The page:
Hip Resurfacing Associated With High Revision Rates

Joe Barber Jr., PhD

October 04, 2012

October 4, 2012 — Hip resurfacing may be associated with worse implant survival than most other surgical options for hip replacement, particularly among women, according to the findings of a retrospective study.

Alison J. Smith, MSc, from the Musculoskeletal Research Unit, School of Clinical Sciences, the University of Bristol, United Kingdom, and colleagues published their findings online October 2 in The Lancet.

The authors commented that although hip resurfacing has the potential to overcome issues associated with total hip replacement, it is associated with its own disadvantages. "[R]esurfacing does introduce new mechanisms of failure such as femoral neck fracture, and there have been initial reports of localised adverse reaction to metal (metallosis) in some patients," they write "The Australian Joint Replacement Registry reported worse outcomes in women than in men, and a very high failure rate for one brand, the Articular Surface Replacement (ASR), leading to its withdrawal."

The authors analyzed the National Joint Registry for England and Wales to identify primary total hip replacements performed between 2003 and 2011. Among the 434,560 primary total hip replacements, including 31,932 resurfacing procedures (7.4%), resurfacing was associated with higher 7-year revision rates than other surgical options, irrespective of implant head size (8.54% [95% confidence interval (CI), 7.39% - 9.85%] for 46-mm resurfacing procedure vs 3.10% [95% CI, 2.38% - 4.03%] for 36-mm uncemented ceramic prosthesis and 2.25% [95% CI, 1.71% - 2.95%] for a 28-mm uncemented metal-on-polyethylene articulation). However, the revision rates for resurfacing did decrease as the head size of the implant increased (11.67% [95% CI, 10.00% - 13.58%] for 42-mm resurfacing head size; 9.99% [95% CI, 8.71% - 11.43%] for 44-mm, and, as stated, 8.54% [95% CI, 7.39% - 9.85%] for 46-mm).

The authors eliminated ASR brand implants from the analysis. They performed a multivariate analysis with adjustments for patient age and American Society of Anesthesiologists (ASA) grade.

In total, 8.5% (95% CI, 7.8% - 9.2%) of all implants in women required revision within 5 years compared with 3.6% (95% CI, 3.3% - 3.9%) in men. Among men, resurfacing implants were not associated with 7-year revision rates significantly higher than those of other surgical options (3.37% [95% CI, 2.80% - 4.06%] for 54-mm resurfacing implant vs 2.46% [95% CI, 1.73% - 3.47%] for 40-mm uncemented ceramic implant and 4.18% [95% CI, 3.14% - 5.56%] for 28-mm uncemented metal-on-polyethylene articulation).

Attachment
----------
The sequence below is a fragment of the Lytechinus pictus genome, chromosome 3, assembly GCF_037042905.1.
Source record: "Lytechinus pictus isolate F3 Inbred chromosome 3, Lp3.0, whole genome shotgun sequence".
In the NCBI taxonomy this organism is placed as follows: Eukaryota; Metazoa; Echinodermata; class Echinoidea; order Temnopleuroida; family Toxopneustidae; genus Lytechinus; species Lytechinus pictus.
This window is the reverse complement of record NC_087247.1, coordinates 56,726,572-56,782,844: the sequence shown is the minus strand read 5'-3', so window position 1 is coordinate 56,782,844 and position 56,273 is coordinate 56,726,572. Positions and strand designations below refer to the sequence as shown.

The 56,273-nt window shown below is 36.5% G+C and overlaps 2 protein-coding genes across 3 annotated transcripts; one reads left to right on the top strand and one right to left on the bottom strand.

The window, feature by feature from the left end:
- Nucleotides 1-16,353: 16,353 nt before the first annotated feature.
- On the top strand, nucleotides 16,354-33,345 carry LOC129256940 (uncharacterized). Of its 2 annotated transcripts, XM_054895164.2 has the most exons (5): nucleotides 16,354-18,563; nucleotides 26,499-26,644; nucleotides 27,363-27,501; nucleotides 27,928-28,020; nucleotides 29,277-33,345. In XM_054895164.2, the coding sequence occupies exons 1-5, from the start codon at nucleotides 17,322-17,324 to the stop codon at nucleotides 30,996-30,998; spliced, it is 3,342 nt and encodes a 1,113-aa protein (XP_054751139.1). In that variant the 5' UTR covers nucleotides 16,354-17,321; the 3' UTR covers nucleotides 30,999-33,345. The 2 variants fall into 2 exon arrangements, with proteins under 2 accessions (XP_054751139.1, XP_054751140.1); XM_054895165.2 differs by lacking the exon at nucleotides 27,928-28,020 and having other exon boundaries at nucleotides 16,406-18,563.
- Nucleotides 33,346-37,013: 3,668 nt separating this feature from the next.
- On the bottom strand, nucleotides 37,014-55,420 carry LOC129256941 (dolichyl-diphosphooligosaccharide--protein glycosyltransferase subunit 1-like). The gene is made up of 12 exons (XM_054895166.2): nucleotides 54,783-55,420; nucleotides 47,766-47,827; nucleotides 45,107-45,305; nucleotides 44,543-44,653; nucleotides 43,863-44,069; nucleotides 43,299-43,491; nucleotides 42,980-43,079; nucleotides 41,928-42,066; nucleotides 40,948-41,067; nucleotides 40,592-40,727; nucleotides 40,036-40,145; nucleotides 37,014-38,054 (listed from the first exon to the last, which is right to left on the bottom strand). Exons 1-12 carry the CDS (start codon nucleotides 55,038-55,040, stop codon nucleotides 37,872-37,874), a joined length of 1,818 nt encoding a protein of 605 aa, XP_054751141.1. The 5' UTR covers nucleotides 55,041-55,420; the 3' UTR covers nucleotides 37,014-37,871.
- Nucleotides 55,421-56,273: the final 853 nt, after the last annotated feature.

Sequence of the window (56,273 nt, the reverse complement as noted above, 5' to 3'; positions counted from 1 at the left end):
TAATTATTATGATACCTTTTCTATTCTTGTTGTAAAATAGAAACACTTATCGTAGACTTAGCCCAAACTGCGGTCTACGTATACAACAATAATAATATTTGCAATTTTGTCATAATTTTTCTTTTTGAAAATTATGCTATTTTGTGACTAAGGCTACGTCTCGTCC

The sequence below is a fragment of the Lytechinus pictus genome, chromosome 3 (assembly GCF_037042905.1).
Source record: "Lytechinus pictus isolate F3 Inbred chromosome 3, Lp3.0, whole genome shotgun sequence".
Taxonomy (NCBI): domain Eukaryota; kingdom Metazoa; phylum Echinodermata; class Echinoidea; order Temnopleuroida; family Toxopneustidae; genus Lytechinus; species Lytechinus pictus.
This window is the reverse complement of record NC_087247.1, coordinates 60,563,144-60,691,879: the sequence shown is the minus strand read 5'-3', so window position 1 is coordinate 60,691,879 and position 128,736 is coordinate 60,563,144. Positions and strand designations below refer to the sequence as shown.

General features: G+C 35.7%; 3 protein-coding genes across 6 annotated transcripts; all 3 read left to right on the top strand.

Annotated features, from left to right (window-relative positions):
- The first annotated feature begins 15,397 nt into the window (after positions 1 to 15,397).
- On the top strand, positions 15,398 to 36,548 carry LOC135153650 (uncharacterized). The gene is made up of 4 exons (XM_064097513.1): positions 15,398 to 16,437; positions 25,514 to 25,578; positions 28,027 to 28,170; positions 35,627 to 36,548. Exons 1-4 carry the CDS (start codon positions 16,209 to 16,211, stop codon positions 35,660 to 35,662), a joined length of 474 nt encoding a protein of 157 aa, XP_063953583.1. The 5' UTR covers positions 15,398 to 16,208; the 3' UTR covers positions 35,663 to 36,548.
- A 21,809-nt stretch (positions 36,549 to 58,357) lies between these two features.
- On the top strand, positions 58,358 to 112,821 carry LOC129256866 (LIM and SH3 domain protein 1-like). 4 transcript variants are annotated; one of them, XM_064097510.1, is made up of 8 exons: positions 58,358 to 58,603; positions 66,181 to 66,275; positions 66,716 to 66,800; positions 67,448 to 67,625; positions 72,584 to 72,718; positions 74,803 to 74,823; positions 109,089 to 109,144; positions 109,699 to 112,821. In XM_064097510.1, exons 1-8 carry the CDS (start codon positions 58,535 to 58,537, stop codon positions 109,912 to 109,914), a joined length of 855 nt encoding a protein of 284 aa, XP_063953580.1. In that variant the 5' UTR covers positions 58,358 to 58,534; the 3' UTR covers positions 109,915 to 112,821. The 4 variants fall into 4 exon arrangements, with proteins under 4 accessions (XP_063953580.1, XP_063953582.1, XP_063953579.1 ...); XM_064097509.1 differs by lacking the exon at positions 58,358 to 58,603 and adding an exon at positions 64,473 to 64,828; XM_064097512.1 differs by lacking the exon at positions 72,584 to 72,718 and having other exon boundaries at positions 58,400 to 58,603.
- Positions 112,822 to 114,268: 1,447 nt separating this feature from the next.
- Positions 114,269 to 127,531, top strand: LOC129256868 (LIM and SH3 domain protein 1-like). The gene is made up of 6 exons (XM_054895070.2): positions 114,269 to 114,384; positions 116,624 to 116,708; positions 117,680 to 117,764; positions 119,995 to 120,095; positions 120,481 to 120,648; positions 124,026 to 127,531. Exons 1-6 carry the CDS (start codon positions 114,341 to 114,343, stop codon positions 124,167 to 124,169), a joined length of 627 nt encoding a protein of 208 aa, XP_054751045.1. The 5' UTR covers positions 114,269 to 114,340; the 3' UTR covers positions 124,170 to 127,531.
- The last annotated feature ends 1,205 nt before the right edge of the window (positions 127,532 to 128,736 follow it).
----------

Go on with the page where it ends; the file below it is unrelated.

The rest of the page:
In multivariate analysis, head size was an independent predictor of revision for both men (hazard ratio [HR], 0.951 [95% CI, 0.945 - 0.978]; P < .0005) and women (HR, 0.921 [95% CI, 0.892 - 0.951]; P < .0005). The ASA grade was predictive of revision only in men (HR, 1.267 [95% CI, 1.042 - 1.540]; P = .018), whereas age was not predictive of revision in men or women.

The study was limited by its use of observational data and the lack of data on such confounders as pain, activity levels, and bone quality in the National Joint Registry.

The authors noted that regulatory concerns have been increased by reports of problems with breast and hip implants. "Regulators have to balance the need for innovation with the acceptability of risk," the authors write. "We need to learn the lessons from resurfacing and stemmed metal-on-metal when introducing these new technologies."

In a related commentary, Art Sedrakyan, MD, PhD, from the Patient-Centered Comparative Effectiveness Program and Medical Device Epidemiology Science and Infrastructure Center, Weill Cornell Medical College in New York City, New York, echoed the concerns of the study authors. "Regulators and surgeons need to make proper recommendations for patients, such as not using resurfacing in women, and developing decision aids for patients to convey the benefits, harms, and uncertainty related to second surgery with large metal-on-metal implants," Dr. Sedrakyan writes. "Communication with patients on all these issues should be more specific and evidence based."

The study was supported by the National Joint Registry for England and Wales. The authors and Dr. Sedrakyan have disclosed no relevant financial relationships.

Lancet. Published online October 2, 2012. Abstract